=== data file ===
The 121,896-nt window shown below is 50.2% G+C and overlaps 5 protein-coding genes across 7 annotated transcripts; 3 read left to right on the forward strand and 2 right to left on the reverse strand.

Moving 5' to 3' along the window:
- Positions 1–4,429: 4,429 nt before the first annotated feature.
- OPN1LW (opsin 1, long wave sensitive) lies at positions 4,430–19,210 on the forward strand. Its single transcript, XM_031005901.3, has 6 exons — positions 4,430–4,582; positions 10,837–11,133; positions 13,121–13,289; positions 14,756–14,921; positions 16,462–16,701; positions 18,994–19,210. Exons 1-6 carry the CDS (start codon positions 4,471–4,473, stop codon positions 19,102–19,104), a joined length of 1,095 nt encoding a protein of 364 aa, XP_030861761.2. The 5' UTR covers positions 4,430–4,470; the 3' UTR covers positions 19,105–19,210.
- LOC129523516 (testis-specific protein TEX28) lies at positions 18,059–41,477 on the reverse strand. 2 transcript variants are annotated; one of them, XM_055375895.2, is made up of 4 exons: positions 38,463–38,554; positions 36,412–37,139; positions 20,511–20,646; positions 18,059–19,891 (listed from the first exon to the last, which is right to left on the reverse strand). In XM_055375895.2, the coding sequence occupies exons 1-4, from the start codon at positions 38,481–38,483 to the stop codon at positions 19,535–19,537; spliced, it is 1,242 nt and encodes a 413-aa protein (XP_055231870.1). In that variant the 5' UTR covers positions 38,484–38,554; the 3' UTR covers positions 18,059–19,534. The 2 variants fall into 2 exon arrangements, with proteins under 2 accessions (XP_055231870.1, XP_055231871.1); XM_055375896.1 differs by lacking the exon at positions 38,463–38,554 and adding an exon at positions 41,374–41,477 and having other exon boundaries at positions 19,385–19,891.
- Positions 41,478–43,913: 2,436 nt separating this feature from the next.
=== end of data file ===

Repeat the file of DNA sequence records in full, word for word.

The 121,896-nt window shown below is 50.2% G+C and overlaps 5 protein-coding genes across 7 annotated transcripts; 3 read left to right on the forward strand and 2 right to left on the reverse strand.

Moving 5' to 3' along the window:
- Positions 1–4,429: 4,429 nt before the first annotated feature.
- OPN1LW (opsin 1, long wave sensitive) lies at positions 4,430–19,210 on the forward strand. Its single transcript, XM_031005901.3, has 6 exons — positions 4,430–4,582; positions 10,837–11,133; positions 13,121–13,289; positions 14,756–14,921; positions 16,462–16,701; positions 18,994–19,210. Exons 1-6 carry the CDS (start codon positions 4,471–4,473, stop codon positions 19,102–19,104), a joined length of 1,095 nt encoding a protein of 364 aa, XP_030861761.2. The 5' UTR covers positions 4,430–4,470; the 3' UTR covers positions 19,105–19,210.
- LOC129523516 (testis-specific protein TEX28) lies at positions 18,059–41,477 on the reverse strand. 2 transcript variants are annotated; one of them, XM_055375895.2, is made up of 4 exons: positions 38,463–38,554; positions 36,412–37,139; positions 20,511–20,646; positions 18,059–19,891 (listed from the first exon to the last, which is right to left on the reverse strand). In XM_055375895.2, the coding sequence occupies exons 1-4, from the start codon at positions 38,481–38,483 to the stop codon at positions 19,535–19,537; spliced, it is 1,242 nt and encodes a 413-aa protein (XP_055231870.1). In that variant the 5' UTR covers positions 38,484–38,554; the 3' UTR covers positions 18,059–19,534. The 2 variants fall into 2 exon arrangements, with proteins under 2 accessions (XP_055231870.1, XP_055231871.1); XM_055375896.1 differs by lacking the exon at positions 38,463–38,554 and adding an exon at positions 41,374–41,477 and having other exon boundaries at positions 19,385–19,891.
- Positions 41,478–43,913: 2,436 nt separating this feature from the next.